Saxe, G. B. (1991). Culture and Cognitive Development: Studies in Mathematical Understanding. Hillsdale: Lawrence Erlbaum Associates.

Spelke, E. S. (2011). Quinian bootstrapping or Fodorian combination? Core and constructed knowledge of number. Behavioral and Brain Sciences, 34(3), 149–150.

 

Clarification on the purpose of my planned experiment on “practical math”

What follows is the response to some questions my friends Philippe and Samar raised about the experiment I describe here (previous post).

1) How is the normative context you are proposing different from a school math context?

I try to embed math problems in narratives that remind children of everyday, familiar situations that involve observance or transgressions of exchange and distribution rules. Such narratives, I believe, will awaken children’s sense of justice and motivate them to balance a situation that they see as unbalanced or unfair (“A gave a present to B but B didn’t make a matching present to A”, “A stole something from B”, etc.) Such narrative contexts should remind children about the institutions and rules or reciprocity that govern exchange and distribution. So, this is very different from the formal, instructional school context.

I’m not primarily focused on the educational applications. My questions are theoretical. I’m interested in mapping the social aspects of human cognition. If my work gets the desired results, then the educational applications might follow… but that’s not a primary goal for me. The experiment aims at proving a theoretical point.

2)  Do you think that the social/normative context of math problems would boost children numerical competence?

Yes, my hypothesis is that the social-normative context of these math problems will probably improve children numerical competence. But I would not expect any deep or long term effects from just one session. My idea is as follows: if we can use this one session to show just a local effect of the narrative context on how children construe and solve these problems, this is relevant enough. This would prove that social meanings are transferred to the mathematical domain and have an impact on children’s performance. I think that proving such local effect is much simpler than doing a longitudinal study (which might be a second step in the research). I also proposed to “do some standardized numeracy tests (perhaps those used by Opfer & Siegler, Dehaene, Piagetian conservation tests, etc.) right after the main task in order to evaluate if each of these normative contexts has “sensitized” the child to quantities in a special way.” In other words, we would not be testing for any lasting effects, but we would test numerical competence and/or quantity conservation right after the main experiment, to see whether this “sensibility” to number gets transferred to different problems. So this would only test for immediate effects, but we are interested in the child’s performance in a second, apparently unrelated problem, in the domain of math, to see if there is a “spill-over” from one situation to the other.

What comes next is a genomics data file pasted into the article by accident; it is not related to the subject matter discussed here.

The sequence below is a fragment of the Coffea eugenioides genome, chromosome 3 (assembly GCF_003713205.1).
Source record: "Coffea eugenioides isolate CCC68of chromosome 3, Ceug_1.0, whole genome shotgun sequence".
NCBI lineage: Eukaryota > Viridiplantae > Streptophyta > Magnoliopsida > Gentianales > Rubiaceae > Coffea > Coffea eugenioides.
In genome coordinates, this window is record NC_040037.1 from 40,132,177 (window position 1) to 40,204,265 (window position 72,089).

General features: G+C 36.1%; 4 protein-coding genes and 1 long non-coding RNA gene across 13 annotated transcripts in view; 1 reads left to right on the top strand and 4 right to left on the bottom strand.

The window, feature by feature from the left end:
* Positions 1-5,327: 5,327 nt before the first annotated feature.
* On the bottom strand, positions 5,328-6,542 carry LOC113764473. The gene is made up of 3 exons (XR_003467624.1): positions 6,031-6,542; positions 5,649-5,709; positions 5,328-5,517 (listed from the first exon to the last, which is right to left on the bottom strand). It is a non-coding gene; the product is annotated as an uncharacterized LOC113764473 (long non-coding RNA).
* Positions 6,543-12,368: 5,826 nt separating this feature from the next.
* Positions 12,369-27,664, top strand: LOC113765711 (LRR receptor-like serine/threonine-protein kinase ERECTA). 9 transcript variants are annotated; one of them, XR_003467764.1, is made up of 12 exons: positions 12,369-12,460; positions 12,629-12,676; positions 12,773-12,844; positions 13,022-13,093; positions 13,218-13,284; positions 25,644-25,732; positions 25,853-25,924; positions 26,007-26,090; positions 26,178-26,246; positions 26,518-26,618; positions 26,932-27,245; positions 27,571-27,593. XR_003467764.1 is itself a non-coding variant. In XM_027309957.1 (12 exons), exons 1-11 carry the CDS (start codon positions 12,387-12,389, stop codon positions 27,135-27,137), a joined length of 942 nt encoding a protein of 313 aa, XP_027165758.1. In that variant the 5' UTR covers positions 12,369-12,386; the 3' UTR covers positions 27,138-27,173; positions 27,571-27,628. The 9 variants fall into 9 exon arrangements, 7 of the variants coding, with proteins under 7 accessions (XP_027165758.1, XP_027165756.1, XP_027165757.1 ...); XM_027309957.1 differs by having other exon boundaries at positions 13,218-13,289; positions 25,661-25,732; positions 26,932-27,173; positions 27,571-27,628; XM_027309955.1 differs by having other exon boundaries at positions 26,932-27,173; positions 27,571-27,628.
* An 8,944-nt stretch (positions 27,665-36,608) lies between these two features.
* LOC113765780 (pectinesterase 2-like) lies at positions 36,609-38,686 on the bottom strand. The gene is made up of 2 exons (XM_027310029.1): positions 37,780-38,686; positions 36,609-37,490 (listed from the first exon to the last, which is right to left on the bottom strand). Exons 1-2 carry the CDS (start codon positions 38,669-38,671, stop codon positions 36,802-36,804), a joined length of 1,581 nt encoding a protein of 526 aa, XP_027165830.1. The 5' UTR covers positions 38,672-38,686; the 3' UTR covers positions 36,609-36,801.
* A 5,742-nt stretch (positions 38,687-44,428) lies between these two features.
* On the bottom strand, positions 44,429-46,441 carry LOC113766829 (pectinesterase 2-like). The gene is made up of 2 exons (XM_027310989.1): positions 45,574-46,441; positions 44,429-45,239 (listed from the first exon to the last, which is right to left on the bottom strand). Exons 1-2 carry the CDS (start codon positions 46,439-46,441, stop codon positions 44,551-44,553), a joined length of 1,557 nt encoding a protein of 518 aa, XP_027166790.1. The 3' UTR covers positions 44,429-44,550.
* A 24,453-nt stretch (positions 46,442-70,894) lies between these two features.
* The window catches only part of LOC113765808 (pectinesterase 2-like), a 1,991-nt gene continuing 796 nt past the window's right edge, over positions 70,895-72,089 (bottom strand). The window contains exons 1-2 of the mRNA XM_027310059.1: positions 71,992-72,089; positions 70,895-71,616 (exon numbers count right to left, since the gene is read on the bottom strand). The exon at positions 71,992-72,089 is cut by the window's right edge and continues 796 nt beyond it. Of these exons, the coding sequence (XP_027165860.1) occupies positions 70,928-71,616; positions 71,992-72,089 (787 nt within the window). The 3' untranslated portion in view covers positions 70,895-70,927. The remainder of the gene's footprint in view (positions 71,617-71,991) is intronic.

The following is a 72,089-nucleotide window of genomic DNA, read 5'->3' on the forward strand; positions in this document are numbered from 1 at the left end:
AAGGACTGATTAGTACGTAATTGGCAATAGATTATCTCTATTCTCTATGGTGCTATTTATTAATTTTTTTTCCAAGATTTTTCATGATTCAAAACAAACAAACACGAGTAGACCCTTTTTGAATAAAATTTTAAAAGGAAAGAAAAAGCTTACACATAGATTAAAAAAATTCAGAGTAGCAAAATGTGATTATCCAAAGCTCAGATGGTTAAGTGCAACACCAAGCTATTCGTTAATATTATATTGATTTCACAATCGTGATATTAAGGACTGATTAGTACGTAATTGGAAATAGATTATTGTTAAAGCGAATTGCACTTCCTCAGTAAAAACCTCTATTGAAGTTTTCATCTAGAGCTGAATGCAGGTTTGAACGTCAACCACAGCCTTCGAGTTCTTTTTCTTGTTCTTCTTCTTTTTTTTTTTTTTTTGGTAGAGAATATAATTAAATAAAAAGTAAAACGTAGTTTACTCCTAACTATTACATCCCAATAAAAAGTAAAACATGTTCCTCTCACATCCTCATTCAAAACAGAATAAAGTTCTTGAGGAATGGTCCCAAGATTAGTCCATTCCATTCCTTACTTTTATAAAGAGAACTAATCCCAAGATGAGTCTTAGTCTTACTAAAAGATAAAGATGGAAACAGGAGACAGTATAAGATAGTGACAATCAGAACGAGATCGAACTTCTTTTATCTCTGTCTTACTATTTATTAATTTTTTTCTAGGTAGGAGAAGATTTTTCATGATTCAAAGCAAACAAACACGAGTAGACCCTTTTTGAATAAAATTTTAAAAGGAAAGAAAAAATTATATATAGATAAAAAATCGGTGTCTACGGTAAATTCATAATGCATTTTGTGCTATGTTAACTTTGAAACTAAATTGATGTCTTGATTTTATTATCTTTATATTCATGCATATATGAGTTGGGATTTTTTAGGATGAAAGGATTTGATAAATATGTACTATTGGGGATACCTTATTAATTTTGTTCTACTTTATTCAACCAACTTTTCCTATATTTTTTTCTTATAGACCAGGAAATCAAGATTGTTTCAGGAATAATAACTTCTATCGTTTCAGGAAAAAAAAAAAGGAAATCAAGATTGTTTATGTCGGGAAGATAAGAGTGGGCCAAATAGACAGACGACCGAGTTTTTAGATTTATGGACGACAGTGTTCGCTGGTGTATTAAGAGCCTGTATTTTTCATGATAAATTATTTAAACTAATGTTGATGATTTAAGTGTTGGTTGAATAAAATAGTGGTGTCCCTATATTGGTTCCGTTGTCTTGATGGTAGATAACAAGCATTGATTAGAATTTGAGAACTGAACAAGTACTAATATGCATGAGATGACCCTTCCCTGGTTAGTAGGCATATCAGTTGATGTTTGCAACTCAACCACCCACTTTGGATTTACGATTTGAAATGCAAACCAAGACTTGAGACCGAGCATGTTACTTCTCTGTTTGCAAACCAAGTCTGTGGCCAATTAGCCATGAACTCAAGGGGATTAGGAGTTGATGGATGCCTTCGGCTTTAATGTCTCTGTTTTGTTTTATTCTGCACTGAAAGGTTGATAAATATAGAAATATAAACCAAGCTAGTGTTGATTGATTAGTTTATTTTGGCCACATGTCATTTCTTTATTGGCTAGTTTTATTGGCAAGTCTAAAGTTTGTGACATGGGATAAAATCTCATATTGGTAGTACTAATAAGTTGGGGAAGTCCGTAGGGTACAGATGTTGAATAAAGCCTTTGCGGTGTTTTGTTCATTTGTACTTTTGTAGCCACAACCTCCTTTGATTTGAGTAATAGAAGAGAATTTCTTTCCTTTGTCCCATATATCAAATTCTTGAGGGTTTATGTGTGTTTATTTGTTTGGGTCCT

3) Why should normative and social context as provided in the narrative improve children’s performance?

Math problems that involve some kind of “equalization” between different parties are social in nature. This type of math was created historically to deal with such social problems (barter and purchase, paying back, getting even, managing debt). The history of math seems to go hand in hand with the history of human exchange and distribution systems. For example, the popularization of coins and the establishment of a class of merchants seems to happen at the same time as (and probably facilitate) the emergence of formal arithmetic. Calculus (developed simultaneously by Newton and Leibniz) is invented at a time when the first stock exchanges are being created.

We are not merely providing children with a social metaphor in this experiment, we are re-embedding math problems in their original social context. It’s the meaningfulness of the situation that should impact on children’s performance. This is the idea I want to test.

4) Where’s the novelty of your approach? 

Most current researchers (Dehaene, Opher, Siegler, Spelke, Lourenco, among many others) are interested in the innate, Approximate Number System (ANS) that humans share with other animals. Although there are differences among authors in the details, there is consensus that such a system is a pre-condition for the development of symbolic number and arithmetic (which are unique to humans). These authors show that symbolic number builds upon such innate capacity but they don’t provide good explanations about how we go beyond the ANS and up to human math. They mention “culture” but they treat culture as a mere collection of arbitrary conventions, technologies and techniques. In the case of number, culture is seen as providing a more or less fast and effective set of arbitrary procedures to perform calculations.

So, again, my immediate aim is not so much to discover the best strategy for training kids or to improve academic performance in the long term, but to prove a theoretical point about the social nature of math.